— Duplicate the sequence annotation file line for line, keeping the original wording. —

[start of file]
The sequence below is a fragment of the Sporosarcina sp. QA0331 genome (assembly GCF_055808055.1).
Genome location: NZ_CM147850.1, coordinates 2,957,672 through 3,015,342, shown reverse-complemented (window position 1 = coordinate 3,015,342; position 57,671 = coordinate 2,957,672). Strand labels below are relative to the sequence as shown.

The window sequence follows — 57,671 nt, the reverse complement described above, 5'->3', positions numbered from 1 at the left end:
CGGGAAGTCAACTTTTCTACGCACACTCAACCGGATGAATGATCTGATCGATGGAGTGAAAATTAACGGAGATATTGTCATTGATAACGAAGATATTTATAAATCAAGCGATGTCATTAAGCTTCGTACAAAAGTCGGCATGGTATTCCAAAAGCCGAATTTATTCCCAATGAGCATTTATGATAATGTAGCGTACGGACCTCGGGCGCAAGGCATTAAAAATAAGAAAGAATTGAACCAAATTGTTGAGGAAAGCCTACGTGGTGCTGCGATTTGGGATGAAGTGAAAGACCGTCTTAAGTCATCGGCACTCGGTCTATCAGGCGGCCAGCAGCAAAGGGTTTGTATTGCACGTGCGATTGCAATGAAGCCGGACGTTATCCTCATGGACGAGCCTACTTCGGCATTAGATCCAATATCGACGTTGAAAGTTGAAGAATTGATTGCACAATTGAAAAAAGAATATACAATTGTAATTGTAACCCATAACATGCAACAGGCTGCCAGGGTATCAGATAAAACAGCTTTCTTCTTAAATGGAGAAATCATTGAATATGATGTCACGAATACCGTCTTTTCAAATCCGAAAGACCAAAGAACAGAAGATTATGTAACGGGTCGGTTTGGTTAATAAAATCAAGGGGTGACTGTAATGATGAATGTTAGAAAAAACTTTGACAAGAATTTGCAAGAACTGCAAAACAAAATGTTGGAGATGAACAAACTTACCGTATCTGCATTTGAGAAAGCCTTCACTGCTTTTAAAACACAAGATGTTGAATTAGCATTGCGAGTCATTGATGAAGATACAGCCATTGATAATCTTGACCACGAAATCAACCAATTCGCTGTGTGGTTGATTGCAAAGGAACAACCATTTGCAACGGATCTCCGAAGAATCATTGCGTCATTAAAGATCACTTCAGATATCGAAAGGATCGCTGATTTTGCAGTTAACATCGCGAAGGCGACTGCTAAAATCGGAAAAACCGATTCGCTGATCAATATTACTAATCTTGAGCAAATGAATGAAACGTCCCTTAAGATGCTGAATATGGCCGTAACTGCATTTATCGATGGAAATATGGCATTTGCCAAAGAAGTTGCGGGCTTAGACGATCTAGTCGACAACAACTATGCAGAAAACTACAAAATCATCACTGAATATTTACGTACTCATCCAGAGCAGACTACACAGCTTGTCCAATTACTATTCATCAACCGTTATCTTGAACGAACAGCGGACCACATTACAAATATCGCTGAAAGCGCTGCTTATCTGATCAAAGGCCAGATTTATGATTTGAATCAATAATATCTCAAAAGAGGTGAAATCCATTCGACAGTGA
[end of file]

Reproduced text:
The sequence below is a fragment of the Sporosarcina sp. QA0331 genome (assembly GCF_055808055.1).
Genome location: NZ_CM147850.1, coordinates 2,957,672 through 3,015,342, shown reverse-complemented (window position 1 = coordinate 3,015,342; position 57,671 = coordinate 2,957,672). Strand labels below are relative to the sequence as shown.

The window sequence follows — 57,671 nt, the reverse complement described above, 5'->3', positions numbered from 1 at the left end:
CGGGAAGTCAACTTTTCTACGCACACTCAACCGGATGAATGATCTGATCGATGGAGTGAAAATTAACGGAGATATTGTCATTGATAACGAAGATATTTATAAATCAAGCGATGTCATTAAGCTTCGTACAAAAGTCGGCATGGTATTCCAAAAGCCGAATTTATTCCCAATGAGCATTTATGATAATGTAGCGTACGGACCTCGGGCGCAAGGCATTAAAAATAAGAAAGAATTGAACCAAATTGTTGAGGAAAGCCTACGTGGTGCTGCGATTTGGGATGAAGTGAAAGACCGTCTTAAGTCATCGGCACTCGGTCTATCAGGCGGCCAGCAGCAAAGGGTTTGTATTGCACGTGCGATTGCAATGAAGCCGGACGTTATCCTCATGGACGAGCCTACTTCGGCATTAGATCCAATATCGACGTTGAAAGTTGAAGAATTGATTGCACAATTGAAAAAAGAATATACAATTGTAATTGTAACCCATAACATGCAACAGGCTGCCAGGGTATCAGATAAAACAGCTTTCTTCTTAAATGGAGAAATCATTGAATATGATGTCACGAATACCGTCTTTTCAAATCCGAAAGACCAAAGAACAGAAGATTATGTAACGGGTCGGTTTGGTTAATAAAATCAAGGGGTGACTGTAATGATGAATGTTAGAAAAAACTTTGACAAGAATTTGCAAGAACTGCAAAACAAAATGTTGGAGATGAACAAACTTACCGTATCTGCATTTGAGAAAGCCTTCACTGCTTTTAAAACACAAGATGTTGAATTAGCATTGCGAGTCATTGATGAAGATACAGCCATTGATAATCTTGACCACGAAATCAACCAATTCGCTGTGTGGTTGATTGCAAAGGAACAACCATTTGCAACGGATCTCCGAAGAATCATTGCGTCATTAAAGATCACTTCAGATATCGAAAGGATCGCTGATTTTGCAGTTAACATCGCGAAGGCGACTGCTAAAATCGGAAAAACCGATTCGCTGATCAATATTACTAATCTTGAGCAAATGAATGAAACGTCCCTTAAGATGCTGAATATGGCCGTAACTGCATTTATCGATGGAAATATGGCATTTGCCAAAGAAGTTGCGGGCTTAGACGATCTAGTCGACAACAACTATGCAGAAAACTACAAAATCATCACTGAATATTTACGTACTCATCCAGAGCAGACTACACAGCTTGTCCAATTACTATTCATCAACCGTTATCTTGAACGAACAGCGGACCACATTACAAATATCGCTGAAAGCGCTGCTTATCTGATCAAAGGCCAGATTTATGATTTGAATCAATAATATCTCAAAAGAGGTGAAATCCATTCGACAGTGA